But on the other trying to open carry or carry concealed without a permit sharply limits the kinds of knives you have access to for carrying in public.
Make sure you read up on the relevant definitions and ensure that your knife does not fall into any prohibited categories based on your permitting status or mode of carry.
Important Maryland State Statutes
The following is the bulk of Maryland’s important laws governing the ownership and carry of knives. Quite a bit of it is fairly dry reading, but considering how stiff the penalties and attendant charges are in the state, it is in your best interest to become familiar with all of it.
Pay careful attention to what kind of knives you are allowed to carry and under what circumstances. Your mode of carry along with your permit status will be critical to staying out of trouble:
4-101. Dangerous weapons
(a) Definitions. –
(1) In this section the following words have the meanings indicated.
(4) “Star knife” means a device used as a throwing weapon, consisting of several sharp or pointed blades arrayed as radially disposed arms about a central disk.
(i) “Weapon” includes a dirk knife, bowie knife, switchblade knife, star knife, sandclub, metal knuckles, razor, and nunchaku.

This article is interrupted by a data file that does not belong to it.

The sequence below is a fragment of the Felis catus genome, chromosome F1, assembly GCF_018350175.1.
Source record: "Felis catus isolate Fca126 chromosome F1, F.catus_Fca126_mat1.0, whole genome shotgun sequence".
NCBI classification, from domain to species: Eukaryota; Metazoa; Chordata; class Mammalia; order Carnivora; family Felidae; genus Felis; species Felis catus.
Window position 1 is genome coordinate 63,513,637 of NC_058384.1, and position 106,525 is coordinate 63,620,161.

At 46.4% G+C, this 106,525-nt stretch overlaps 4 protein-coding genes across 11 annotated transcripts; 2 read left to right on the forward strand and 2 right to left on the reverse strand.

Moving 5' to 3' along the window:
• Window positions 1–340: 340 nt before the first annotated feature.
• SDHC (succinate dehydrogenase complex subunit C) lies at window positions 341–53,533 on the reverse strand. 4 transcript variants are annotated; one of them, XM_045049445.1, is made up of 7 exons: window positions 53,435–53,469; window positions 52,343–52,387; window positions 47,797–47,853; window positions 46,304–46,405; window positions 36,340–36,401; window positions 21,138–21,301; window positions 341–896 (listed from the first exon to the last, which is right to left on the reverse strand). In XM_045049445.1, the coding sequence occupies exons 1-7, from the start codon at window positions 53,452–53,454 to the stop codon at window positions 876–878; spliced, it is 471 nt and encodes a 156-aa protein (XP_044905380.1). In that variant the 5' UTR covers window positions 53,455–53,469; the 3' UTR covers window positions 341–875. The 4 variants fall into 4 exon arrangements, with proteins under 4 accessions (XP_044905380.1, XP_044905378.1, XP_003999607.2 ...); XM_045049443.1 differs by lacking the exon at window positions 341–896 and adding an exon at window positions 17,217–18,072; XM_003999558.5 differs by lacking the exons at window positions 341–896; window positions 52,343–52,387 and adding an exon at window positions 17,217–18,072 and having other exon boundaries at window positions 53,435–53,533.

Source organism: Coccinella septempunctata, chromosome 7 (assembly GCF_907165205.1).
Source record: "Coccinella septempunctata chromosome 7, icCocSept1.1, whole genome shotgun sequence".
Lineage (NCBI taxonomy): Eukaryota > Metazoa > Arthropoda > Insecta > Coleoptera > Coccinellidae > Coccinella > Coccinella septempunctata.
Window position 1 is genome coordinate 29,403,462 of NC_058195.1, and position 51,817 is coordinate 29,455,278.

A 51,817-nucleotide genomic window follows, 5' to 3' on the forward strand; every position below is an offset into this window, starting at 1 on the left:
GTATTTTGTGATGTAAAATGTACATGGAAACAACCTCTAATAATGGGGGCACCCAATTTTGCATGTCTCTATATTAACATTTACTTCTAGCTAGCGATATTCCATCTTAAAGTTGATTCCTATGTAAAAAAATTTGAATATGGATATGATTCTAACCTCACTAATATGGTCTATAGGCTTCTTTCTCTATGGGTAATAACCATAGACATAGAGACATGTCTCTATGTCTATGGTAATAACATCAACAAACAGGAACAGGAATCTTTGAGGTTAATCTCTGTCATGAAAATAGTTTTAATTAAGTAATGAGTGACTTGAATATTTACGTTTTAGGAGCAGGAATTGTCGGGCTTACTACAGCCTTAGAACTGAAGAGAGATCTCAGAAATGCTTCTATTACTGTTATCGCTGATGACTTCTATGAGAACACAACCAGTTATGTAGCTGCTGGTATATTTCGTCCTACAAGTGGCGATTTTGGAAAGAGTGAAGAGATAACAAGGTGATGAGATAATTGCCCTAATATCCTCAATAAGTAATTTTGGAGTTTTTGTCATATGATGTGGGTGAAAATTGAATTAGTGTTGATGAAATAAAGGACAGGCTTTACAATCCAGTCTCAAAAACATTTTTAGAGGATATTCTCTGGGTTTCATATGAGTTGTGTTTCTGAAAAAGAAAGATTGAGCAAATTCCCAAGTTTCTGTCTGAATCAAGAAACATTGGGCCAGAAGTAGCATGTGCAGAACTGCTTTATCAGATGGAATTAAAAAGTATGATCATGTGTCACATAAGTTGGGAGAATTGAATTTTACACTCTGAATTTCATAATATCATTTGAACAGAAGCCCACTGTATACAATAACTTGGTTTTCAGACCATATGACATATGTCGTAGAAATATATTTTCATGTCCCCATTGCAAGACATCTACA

(ii) “Weapon” does not include:
1. a handgun; or
2. a penknife without a switchblade.
(b) Exceptions for certain individuals. — This section does not prohibit the following individuals from carrying a weapon:
(1) an officer of the State, or of any county or municipal corporation of the State, who is entitled or required to carry the weapon as part of the officer’s official equipment, or by any conservator of the peace, who is entitled or required to carry the weapon as part of the conservator’s official equipment, or by any officer or conservator of the peace of another state who is temporarily in this State;
(2) a special agent of a railroad;
(3) a holder of a permit to carry a handgun issued under Title 5, Subtitle 3 of the Public Safety Article; or
(4) an individual who carries the weapon as a reasonable precaution against apprehended danger, subject to the right of the court in an action arising under this section to judge the reasonableness of the carrying of the weapon, and the proper occasion for carrying it, under the evidence in the case.
(c) Prohibited. –
(1) A person may not wear or carry a dangerous weapon of any kind concealed on or about the person.
(2) A person may not wear or carry a dangerous weapon, chemical mace, pepper mace, or a tear gas device openly with the intent or purpose of injuring an individual in an unlawful manner.
(i) This paragraph applies in Anne Arundel County, Baltimore County, Caroline County, Cecil County, Harford County, Kent County, Montgomery County, Prince George’s County, St. Mary’s County, Talbot County, Washington County, and Worcester County.